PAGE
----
Have you ever had the feeling that someone is watching you? Ever just been sitting somewhere, minding your own business, reading a magazine or playing with your phone or watching pigeons flutter away against the backdrop of a blue sky and you know – you just know – that someone is watching you? I remember one of my psychology professors in university liked to say that there’s nothing more powerful than the gaze of a human eye. If we see other people staring at something we can’t help but follow to see where they’re looking. It’s in our nature. Evolutionary. But I think he meant more than that, I knew he did. There’s something about another presence, about something observing you, that you can just feel.

The steam of the shower was hot and the water was too, and just as I was finishing rinsing the last of the shampoo out of my hair, I felt it. A presence. Something watching me. Something there in the bathroom with me. It sounds crazy, I know. I knew I was just being ridiculous but I couldn’t help it, just like my irrational fear that someone would barge into the house while I was defenseless beneath the hot water, I knew this was irrational too. Ridiculous.

But I still had to look. To prove to myself that it was. That the presence I felt was only my imagination, only my mind playing tricks on me.

Ever so slowly, I stepped over toward the far side of the tub, the one away from the falling water of the showerhead, and slowly pulled back the curtain to look.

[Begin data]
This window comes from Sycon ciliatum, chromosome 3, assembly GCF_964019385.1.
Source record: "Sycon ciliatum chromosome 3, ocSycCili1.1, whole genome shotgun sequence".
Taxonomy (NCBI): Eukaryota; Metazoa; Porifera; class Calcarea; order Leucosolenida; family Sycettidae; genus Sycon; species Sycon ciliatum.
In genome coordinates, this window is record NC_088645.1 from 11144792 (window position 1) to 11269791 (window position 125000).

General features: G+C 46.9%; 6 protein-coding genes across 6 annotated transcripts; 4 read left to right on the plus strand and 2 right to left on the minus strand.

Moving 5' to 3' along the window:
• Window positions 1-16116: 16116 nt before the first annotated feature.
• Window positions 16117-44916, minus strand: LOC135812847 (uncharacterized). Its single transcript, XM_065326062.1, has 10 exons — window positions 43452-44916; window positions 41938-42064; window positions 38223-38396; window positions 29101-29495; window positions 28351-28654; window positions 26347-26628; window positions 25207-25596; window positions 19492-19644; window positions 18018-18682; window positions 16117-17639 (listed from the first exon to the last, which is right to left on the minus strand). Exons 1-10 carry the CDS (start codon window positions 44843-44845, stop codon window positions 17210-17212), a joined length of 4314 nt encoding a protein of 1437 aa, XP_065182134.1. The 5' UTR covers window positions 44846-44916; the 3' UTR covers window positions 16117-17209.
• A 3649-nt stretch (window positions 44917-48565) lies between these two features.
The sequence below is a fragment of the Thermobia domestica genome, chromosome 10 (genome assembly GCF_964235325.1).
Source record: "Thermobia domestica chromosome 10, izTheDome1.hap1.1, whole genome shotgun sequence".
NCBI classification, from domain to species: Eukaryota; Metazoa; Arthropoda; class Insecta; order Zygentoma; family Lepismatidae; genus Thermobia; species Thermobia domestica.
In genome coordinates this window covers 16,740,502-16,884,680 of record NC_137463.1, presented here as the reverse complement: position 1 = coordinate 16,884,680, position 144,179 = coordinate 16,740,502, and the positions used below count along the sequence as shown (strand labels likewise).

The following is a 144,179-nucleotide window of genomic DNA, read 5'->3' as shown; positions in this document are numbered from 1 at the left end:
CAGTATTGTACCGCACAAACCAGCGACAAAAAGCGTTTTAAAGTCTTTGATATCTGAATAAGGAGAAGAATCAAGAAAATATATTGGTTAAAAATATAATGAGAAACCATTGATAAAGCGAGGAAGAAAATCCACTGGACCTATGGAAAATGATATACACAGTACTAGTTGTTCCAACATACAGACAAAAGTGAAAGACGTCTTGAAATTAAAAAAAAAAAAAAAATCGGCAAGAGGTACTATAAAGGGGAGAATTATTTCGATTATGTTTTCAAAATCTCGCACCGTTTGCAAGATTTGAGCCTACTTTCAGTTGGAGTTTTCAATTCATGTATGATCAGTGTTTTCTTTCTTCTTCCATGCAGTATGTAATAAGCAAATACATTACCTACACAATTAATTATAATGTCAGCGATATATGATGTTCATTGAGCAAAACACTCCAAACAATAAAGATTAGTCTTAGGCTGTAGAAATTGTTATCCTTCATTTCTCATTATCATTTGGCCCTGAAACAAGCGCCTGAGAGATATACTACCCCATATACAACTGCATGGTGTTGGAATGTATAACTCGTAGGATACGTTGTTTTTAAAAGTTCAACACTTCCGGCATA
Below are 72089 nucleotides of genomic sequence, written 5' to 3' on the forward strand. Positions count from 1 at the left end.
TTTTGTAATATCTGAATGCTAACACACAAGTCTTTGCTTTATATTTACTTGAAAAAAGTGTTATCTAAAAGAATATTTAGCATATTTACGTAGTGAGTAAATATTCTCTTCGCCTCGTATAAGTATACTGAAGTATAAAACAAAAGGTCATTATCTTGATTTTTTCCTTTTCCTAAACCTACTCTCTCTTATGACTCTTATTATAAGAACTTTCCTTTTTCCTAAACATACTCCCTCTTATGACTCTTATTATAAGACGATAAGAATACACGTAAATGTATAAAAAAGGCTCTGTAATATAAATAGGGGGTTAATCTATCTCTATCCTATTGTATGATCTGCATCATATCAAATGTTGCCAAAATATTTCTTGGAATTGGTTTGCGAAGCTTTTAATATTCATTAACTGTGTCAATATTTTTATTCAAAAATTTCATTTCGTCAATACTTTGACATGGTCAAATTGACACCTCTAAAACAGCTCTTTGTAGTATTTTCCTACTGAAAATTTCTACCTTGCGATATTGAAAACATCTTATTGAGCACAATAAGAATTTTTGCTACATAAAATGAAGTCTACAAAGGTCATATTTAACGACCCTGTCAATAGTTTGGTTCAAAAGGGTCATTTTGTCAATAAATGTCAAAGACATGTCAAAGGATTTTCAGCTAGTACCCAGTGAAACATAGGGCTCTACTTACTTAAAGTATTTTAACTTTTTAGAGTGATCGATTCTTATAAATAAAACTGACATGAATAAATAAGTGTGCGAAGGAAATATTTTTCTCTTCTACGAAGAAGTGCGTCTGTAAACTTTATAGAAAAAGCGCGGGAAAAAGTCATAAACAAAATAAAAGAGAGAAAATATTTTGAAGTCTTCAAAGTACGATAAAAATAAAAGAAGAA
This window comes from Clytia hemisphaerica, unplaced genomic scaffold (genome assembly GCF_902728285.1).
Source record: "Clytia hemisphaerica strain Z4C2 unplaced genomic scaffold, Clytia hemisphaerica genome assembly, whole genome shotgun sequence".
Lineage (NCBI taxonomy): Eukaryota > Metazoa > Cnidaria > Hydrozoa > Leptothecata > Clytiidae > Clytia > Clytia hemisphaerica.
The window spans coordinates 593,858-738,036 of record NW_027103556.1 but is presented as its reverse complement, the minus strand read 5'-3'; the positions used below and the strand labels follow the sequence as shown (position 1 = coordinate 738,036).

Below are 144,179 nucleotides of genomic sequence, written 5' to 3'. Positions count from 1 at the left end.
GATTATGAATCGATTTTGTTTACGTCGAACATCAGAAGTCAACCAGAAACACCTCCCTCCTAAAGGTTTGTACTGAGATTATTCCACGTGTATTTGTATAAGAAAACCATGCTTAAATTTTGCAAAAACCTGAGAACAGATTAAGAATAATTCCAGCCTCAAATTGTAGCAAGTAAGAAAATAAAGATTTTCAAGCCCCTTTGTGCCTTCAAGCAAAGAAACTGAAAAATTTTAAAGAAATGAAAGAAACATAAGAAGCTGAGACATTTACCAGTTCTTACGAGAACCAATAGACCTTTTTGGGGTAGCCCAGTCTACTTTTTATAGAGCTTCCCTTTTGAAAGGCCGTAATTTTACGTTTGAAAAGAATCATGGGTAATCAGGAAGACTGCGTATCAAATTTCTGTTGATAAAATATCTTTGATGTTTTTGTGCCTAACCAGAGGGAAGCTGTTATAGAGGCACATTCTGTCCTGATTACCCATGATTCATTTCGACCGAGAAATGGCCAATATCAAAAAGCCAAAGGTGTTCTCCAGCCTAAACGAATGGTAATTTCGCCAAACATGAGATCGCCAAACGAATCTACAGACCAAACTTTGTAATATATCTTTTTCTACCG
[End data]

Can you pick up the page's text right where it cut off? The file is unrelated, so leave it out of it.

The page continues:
I opened my mouth but nothing came out. Thank God nothing did. Who knows what would have happened had I made a sound? Terror, sheer, raw, utter terror overtook every part of me in that moment. I wanted to run. I wanted to scream but knew I could not. I wanted nothing more than to flee from that tiny space beneath the falling water and dive into the safety of my warm bed and hide beneath the covers until it went away and I could stop shaking and convince myself that what I saw was not, could not, be real.

In the bathroom, not two feet away, towering over me, was a creature.

I don’t expect you to believe me. Why should I? It’s impossible. But it happened. I know it did. How do you describe to someone something that is beyond belief? The paranormal? The fantastical? The beyond real? I’m doing my best. All I know is that that thing I saw in the bathroom was as real as you and me. And it’s no exaggeration to say at that moment I was more terrified than I’d ever been in my entire life.